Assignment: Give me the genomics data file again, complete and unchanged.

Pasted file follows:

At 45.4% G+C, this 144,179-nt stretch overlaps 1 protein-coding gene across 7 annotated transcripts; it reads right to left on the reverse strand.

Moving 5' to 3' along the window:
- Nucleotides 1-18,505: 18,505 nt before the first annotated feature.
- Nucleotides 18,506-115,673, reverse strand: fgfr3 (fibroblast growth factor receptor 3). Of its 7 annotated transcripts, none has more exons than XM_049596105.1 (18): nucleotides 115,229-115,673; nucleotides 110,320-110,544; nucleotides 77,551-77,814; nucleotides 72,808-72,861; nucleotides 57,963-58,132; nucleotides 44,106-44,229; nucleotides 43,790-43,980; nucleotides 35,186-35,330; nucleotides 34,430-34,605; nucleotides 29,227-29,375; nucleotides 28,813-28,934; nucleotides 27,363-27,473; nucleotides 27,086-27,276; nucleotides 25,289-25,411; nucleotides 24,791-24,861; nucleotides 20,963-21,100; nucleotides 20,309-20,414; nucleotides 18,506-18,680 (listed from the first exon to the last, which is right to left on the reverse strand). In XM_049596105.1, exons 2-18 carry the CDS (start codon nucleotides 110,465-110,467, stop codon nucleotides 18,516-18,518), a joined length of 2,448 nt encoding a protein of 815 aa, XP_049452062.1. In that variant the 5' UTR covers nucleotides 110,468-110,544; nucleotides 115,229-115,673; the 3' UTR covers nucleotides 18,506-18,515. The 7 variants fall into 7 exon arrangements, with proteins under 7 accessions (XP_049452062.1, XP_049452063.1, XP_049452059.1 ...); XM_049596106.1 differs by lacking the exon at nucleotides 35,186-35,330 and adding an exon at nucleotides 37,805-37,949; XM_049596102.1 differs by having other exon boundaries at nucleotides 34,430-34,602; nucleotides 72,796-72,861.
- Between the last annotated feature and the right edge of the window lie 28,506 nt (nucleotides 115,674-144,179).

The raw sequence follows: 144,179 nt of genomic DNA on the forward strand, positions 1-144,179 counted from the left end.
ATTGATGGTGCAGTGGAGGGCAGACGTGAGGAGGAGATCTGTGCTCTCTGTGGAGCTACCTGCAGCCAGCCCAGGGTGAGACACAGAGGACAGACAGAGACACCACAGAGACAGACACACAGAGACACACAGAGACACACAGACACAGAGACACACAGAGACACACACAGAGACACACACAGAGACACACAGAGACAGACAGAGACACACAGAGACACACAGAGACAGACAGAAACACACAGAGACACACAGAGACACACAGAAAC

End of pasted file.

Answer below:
At 45.4% G+C, this 144,179-nt stretch overlaps 1 protein-coding gene across 7 annotated transcripts; it reads right to left on the reverse strand.

Moving 5' to 3' along the window:
- Nucleotides 1-18,505: 18,505 nt before the first annotated feature.
- Nucleotides 18,506-115,673, reverse strand: fgfr3 (fibroblast growth factor receptor 3). Of its 7 annotated transcripts, none has more exons than XM_049596105.1 (18): nucleotides 115,229-115,673; nucleotides 110,320-110,544; nucleotides 77,551-77,814; nucleotides 72,808-72,861; nucleotides 57,963-58,132; nucleotides 44,106-44,229; nucleotides 43,790-43,980; nucleotides 35,186-35,330; nucleotides 34,430-34,605; nucleotides 29,227-29,375; nucleotides 28,813-28,934; nucleotides 27,363-27,473; nucleotides 27,086-27,276; nucleotides 25,289-25,411; nucleotides 24,791-24,861; nucleotides 20,963-21,100; nucleotides 20,309-20,414; nucleotides 18,506-18,680 (listed from the first exon to the last, which is right to left on the reverse strand). In XM_049596105.1, exons 2-18 carry the CDS (start codon nucleotides 110,465-110,467, stop codon nucleotides 18,516-18,518), a joined length of 2,448 nt encoding a protein of 815 aa, XP_049452062.1. In that variant the 5' UTR covers nucleotides 110,468-110,544; nucleotides 115,229-115,673; the 3' UTR covers nucleotides 18,506-18,515. The 7 variants fall into 7 exon arrangements, with proteins under 7 accessions (XP_049452062.1, XP_049452063.1, XP_049452059.1 ...); XM_049596106.1 differs by lacking the exon at nucleotides 35,186-35,330 and adding an exon at nucleotides 37,805-37,949; XM_049596102.1 differs by having other exon boundaries at nucleotides 34,430-34,602; nucleotides 72,796-72,861.
- Between the last annotated feature and the right edge of the window lie 28,506 nt (nucleotides 115,674-144,179).

The raw sequence follows: 144,179 nt of genomic DNA on the forward strand, positions 1-144,179 counted from the left end.
ATTGATGGTGCAGTGGAGGGCAGACGTGAGGAGGAGATCTGTGCTCTCTGTGGAGCTACCTGCAGCCAGCCCAGGGTGAGACACAGAGGACAGACAGAGACACCACAGAGACAGACACACAGAGACACACAGAGACACACAGACACAGAGACACACAGAGACACACACAGAGACACACACAGAGACACACAGAGACAGACAGAGACACACAGAGACACACAGAGACAGACAGAAACACACAGAGACACACAGAGACACACAGAAAC